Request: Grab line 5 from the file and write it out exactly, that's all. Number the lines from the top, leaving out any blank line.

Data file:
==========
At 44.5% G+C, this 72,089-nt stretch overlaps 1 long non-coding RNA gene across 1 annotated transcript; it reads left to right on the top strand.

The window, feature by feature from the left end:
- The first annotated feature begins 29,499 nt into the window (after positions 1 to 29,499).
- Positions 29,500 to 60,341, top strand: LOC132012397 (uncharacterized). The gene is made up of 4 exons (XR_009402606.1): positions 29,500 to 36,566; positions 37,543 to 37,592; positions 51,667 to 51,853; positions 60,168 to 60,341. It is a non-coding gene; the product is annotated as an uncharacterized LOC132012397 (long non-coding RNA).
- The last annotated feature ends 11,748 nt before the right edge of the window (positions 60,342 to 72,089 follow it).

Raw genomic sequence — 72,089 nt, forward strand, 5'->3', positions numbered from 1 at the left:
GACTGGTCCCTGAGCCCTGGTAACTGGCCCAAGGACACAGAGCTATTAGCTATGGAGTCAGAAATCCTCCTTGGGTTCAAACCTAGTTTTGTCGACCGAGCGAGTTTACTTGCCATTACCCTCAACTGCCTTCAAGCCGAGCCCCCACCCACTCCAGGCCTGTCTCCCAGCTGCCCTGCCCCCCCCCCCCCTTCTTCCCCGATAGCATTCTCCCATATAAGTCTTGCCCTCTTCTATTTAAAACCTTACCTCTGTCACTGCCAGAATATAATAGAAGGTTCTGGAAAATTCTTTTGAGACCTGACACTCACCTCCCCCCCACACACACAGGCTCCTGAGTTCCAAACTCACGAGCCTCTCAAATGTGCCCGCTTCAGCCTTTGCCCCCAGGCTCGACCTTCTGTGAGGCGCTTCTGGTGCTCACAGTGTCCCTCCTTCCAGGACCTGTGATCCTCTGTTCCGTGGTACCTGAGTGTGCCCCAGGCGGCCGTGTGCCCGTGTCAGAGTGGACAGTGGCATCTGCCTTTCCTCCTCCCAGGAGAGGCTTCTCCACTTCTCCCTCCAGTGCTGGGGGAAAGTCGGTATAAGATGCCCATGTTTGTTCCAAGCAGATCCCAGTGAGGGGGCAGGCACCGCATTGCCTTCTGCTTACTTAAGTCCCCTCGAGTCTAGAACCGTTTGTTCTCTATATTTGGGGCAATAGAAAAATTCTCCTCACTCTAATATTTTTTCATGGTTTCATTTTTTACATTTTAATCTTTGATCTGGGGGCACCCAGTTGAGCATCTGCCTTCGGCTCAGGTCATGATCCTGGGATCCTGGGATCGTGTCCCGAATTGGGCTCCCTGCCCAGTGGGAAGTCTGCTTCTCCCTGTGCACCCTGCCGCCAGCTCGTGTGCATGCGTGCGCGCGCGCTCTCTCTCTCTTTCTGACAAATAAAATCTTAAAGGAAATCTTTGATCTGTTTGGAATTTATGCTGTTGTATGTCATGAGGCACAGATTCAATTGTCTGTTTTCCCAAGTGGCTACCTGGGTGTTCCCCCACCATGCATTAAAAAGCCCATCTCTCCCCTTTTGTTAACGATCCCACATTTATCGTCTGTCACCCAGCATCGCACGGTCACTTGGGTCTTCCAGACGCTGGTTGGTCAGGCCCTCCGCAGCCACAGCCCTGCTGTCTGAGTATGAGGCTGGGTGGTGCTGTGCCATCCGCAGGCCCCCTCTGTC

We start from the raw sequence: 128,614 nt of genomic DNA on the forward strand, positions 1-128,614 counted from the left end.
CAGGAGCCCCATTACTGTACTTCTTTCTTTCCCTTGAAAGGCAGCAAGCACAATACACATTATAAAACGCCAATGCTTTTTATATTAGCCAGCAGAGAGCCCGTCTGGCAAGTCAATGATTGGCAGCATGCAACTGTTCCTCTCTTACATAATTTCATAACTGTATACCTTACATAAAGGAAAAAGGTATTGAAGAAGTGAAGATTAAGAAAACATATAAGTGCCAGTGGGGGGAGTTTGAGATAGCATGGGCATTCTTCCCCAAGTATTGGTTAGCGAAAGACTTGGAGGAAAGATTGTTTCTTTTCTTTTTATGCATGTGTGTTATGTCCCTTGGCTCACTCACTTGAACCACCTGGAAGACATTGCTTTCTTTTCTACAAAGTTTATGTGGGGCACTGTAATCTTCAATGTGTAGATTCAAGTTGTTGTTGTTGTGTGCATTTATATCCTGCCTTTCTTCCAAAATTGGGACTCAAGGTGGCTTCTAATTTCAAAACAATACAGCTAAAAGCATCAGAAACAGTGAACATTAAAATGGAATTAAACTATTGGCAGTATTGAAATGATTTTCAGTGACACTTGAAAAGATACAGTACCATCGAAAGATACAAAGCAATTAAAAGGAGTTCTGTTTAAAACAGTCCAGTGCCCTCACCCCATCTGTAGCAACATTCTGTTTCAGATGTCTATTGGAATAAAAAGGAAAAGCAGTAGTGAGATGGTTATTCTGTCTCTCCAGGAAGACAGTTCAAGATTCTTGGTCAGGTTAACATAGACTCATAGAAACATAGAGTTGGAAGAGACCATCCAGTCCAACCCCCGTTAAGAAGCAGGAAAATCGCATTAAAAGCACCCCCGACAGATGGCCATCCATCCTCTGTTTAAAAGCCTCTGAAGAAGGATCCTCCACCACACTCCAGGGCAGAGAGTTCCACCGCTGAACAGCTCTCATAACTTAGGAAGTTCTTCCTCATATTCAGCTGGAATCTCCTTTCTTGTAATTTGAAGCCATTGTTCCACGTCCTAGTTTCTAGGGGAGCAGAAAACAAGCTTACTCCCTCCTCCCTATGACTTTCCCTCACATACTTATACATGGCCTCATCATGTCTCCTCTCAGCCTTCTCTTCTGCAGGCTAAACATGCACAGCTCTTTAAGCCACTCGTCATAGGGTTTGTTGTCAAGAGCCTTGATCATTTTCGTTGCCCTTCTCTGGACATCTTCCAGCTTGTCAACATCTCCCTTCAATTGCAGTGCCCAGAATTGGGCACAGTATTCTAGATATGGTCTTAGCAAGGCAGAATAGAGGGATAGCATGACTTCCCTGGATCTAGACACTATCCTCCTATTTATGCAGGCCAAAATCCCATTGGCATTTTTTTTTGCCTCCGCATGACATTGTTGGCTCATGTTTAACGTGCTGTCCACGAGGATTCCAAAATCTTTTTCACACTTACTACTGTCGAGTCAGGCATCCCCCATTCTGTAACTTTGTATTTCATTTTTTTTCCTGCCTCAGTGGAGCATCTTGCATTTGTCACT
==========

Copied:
- The last annotated feature ends 11,748 nt before the right edge of the window (positions 60,342 to 72,089 follow it).